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The Dreaded Car Computer

I’m on a car thing- Specifically how to merge cars and wireless- Wireless enables mobility, and the most mobile thing I have is my car. So bringing the two together, so that I can stay mobile, seems like a pretty good thing. Willie Nelson once sang,”You are always on my mind-”Right now I’m singing,”My car is on my mind-”Here’s why- I have two cars. One looks like this and the other looks like this- The more expensive one is currently in the shop, which means I’m a racking up bills and thinking about my youth.When I was younger I used to love to give my cars tune-ups, change the oil, and swap the brakes out- that sort of thing. Any of you real ‘gear heads’ out there will agree that there is no feeling (or smell) quite as sweet as dumping a few quarts of syrupy black goodness into the local sewer so it can make its way out to sea. Read More »

The best wireless protocol for my commute (or how to find a mate at a snail’s pace or 70 Miles Per

Multiple times per I drive from my home in San Francisco to building 14 at Cisco’s campus in San Jose-It is not a short drive. Like commuters everywhere I listen to the Radio (NPR, Adam Carolla, and Sports Radio -- thank you). But like every other MTV generation Attention Deficit Disorder (ADD). person on the road my mind wanders. Usually I drift off when commercials are on regular radio and NPR is doing a story about endangered earth worms living on a fault in downtown Los Angeles. It is at times like this that I turn to one of my favorite distractions. Looking at other drivers on the road and trying to figure out something about them. More specifically (and I don’t know how politically incorrect this is) I try to figure which women are single. So, being a geek-a-zoid, I’ve decided to write about what the best wireless protocol would be for my new web 2.0 wirelessly-enabled social networking idea: Car-Matchster. Read More »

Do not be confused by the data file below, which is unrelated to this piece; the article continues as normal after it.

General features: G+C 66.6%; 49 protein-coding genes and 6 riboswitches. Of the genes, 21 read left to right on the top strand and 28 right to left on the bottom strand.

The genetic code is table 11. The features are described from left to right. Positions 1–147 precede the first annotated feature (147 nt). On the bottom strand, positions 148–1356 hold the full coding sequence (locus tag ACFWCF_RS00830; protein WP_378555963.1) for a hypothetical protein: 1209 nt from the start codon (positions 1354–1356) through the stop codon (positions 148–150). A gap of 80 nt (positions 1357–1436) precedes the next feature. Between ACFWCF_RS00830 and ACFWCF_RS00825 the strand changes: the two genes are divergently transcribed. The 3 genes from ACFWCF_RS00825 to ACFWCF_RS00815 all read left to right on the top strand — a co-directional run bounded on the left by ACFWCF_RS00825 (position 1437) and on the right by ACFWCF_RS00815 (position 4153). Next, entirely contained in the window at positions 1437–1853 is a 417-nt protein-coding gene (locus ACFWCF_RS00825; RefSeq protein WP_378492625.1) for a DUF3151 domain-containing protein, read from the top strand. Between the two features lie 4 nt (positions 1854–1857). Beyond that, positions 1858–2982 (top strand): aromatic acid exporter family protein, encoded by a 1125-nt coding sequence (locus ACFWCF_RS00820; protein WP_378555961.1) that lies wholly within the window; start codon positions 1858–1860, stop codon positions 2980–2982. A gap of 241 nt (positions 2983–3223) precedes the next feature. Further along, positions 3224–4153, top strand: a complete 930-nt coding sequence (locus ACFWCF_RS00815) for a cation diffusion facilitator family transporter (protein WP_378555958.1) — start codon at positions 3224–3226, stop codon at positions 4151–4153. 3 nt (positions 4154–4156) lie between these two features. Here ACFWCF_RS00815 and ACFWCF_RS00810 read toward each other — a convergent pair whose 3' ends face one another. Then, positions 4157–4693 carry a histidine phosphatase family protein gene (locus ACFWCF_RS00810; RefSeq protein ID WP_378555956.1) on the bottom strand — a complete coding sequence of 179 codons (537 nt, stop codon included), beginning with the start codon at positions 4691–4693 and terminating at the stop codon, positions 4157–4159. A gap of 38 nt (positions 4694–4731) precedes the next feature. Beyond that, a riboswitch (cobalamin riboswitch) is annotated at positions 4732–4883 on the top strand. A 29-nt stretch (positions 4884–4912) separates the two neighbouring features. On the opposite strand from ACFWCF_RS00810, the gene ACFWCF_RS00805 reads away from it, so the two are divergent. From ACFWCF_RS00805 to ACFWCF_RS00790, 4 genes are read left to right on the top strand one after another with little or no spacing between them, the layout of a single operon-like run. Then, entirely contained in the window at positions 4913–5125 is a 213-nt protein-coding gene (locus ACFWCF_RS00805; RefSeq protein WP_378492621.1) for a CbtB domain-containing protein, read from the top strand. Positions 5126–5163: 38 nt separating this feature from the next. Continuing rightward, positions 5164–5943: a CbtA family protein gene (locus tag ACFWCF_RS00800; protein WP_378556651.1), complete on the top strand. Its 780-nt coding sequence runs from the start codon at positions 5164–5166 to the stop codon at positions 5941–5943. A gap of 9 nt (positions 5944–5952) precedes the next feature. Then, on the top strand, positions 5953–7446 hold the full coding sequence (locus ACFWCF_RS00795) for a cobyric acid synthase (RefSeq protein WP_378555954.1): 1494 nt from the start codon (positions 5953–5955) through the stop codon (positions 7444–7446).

How do wireless and dry cleaning converge?

Despite the fact that my co-workers joke about my wrinkled clothes -- I *do* go to the cleaners. In fact, this morning I went to the one up the street from where I live to drop off some of my wrinkled clothes. “You work at Cisco Systems Matt?” Ahmed, my dry cleaner, asked me. I have been using him for a long time and we call each other by first name. “Yeah. How’d you know?””I found a business card in one of your shirts. What do you know about RFID?”I paused for a second… I was truly taken aback. Then it dawned on me that you know that something is going to become pervasive when your dry cleaner asks about it. Read More »

Matt’s Wireless Experience yesterday – no wires attached

Yesterday I woke up right on time (again) because my clock wirelessly synchronizes to a master clock. As part of my morning routine. I grabbed my remote control and flipped on the stereo to my favorite news station. While I was trying to open my eyes, my mother called to talk about the Oscars. So I grabbed my 2.4 Ghz phone and listened to why she thought “Little Miss Sunshine” should have won and how cute the little girl was sitting in her chair. Yada yada yada… I want to go back to sleep 5:30 AM is a bit too early to hear how pleased she was that Martin Scorcese finally won. “Mom can I call you later?” I hung up -- threw the phone on the nightstand (knowing I’ll forget where it is but knowing I can use the base station to find it later on). The truth is -- its at these early morning moments when I regret not investing in one of those wireless thing-a-majigs that turn your hot water on for you. But I’m inherently cheap -- so I pulled myself out of bed, turned on the water, and waited for it to get warm. Read More »